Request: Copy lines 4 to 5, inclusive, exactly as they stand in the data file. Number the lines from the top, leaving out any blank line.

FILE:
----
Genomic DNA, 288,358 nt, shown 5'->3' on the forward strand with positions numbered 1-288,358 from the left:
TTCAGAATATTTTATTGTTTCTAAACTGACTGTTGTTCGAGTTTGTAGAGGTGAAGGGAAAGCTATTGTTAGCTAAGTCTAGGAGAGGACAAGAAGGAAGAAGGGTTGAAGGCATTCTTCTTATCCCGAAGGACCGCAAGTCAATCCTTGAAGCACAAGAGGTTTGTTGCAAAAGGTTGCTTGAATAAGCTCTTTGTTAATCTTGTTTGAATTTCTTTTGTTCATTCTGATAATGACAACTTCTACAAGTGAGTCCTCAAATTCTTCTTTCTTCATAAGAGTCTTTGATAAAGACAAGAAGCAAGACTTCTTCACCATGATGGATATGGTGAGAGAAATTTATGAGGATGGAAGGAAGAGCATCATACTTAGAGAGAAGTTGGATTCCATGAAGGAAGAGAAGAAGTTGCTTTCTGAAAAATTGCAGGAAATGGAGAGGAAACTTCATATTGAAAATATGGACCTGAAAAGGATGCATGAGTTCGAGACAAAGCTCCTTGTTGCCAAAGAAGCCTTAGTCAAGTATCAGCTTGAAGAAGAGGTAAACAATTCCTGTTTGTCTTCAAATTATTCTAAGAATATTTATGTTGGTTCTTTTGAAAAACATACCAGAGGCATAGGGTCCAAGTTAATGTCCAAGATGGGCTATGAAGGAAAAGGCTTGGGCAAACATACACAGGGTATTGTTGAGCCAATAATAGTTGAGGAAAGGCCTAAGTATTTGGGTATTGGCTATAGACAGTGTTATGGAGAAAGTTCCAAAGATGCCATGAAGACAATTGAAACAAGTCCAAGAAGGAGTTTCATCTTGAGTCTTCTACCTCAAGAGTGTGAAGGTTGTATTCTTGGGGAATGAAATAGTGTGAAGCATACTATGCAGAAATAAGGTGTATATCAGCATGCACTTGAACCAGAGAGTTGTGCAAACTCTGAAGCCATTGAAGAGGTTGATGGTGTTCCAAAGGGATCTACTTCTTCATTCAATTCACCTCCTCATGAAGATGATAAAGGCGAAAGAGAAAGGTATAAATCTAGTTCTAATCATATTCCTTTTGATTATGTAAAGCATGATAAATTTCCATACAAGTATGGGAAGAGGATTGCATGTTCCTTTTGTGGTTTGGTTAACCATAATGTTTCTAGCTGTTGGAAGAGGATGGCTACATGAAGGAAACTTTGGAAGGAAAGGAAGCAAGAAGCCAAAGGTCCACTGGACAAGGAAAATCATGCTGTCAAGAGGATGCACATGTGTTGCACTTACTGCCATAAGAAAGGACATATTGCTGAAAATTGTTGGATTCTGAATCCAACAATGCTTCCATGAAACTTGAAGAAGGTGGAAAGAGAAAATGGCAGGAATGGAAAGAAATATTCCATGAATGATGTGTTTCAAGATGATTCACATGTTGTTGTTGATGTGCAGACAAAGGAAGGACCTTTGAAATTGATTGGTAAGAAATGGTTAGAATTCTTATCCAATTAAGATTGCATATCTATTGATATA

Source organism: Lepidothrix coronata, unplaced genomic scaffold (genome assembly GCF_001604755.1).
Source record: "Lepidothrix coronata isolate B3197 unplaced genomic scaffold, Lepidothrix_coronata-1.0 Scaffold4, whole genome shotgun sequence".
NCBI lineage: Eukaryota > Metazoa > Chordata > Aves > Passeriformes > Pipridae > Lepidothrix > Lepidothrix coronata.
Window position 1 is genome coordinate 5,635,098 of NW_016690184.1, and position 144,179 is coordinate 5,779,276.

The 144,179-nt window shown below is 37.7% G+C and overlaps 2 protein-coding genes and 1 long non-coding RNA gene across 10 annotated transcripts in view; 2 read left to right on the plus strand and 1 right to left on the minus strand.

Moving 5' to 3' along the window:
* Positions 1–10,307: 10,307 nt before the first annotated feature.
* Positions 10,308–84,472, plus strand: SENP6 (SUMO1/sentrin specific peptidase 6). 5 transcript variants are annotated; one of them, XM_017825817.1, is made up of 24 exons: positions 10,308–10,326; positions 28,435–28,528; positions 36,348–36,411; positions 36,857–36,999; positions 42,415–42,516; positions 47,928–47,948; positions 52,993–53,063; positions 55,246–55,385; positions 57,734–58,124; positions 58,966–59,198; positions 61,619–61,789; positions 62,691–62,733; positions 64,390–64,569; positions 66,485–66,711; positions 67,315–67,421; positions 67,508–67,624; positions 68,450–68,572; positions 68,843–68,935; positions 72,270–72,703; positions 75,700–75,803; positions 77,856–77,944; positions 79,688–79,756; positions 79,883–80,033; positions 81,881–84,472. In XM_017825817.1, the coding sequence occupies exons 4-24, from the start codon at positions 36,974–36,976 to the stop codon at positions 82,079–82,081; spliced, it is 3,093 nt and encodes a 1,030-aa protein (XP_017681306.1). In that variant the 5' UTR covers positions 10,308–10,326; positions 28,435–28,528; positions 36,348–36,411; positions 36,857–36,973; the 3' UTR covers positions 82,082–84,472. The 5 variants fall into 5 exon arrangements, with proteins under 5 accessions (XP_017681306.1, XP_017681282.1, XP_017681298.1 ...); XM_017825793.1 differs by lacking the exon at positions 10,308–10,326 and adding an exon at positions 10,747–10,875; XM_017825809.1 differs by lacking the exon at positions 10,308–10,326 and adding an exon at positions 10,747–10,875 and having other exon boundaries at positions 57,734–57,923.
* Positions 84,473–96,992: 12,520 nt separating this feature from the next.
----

Source record: "Lepidothrix coronata isolate B3197 unplaced genomic scaffold, Lepidothrix_coronata-1.0 Scaffold4, whole genome shotgun sequence".
NCBI lineage: Eukaryota > Metazoa > Chordata > Aves > Passeriformes > Pipridae > Lepidothrix > Lepidothrix coronata.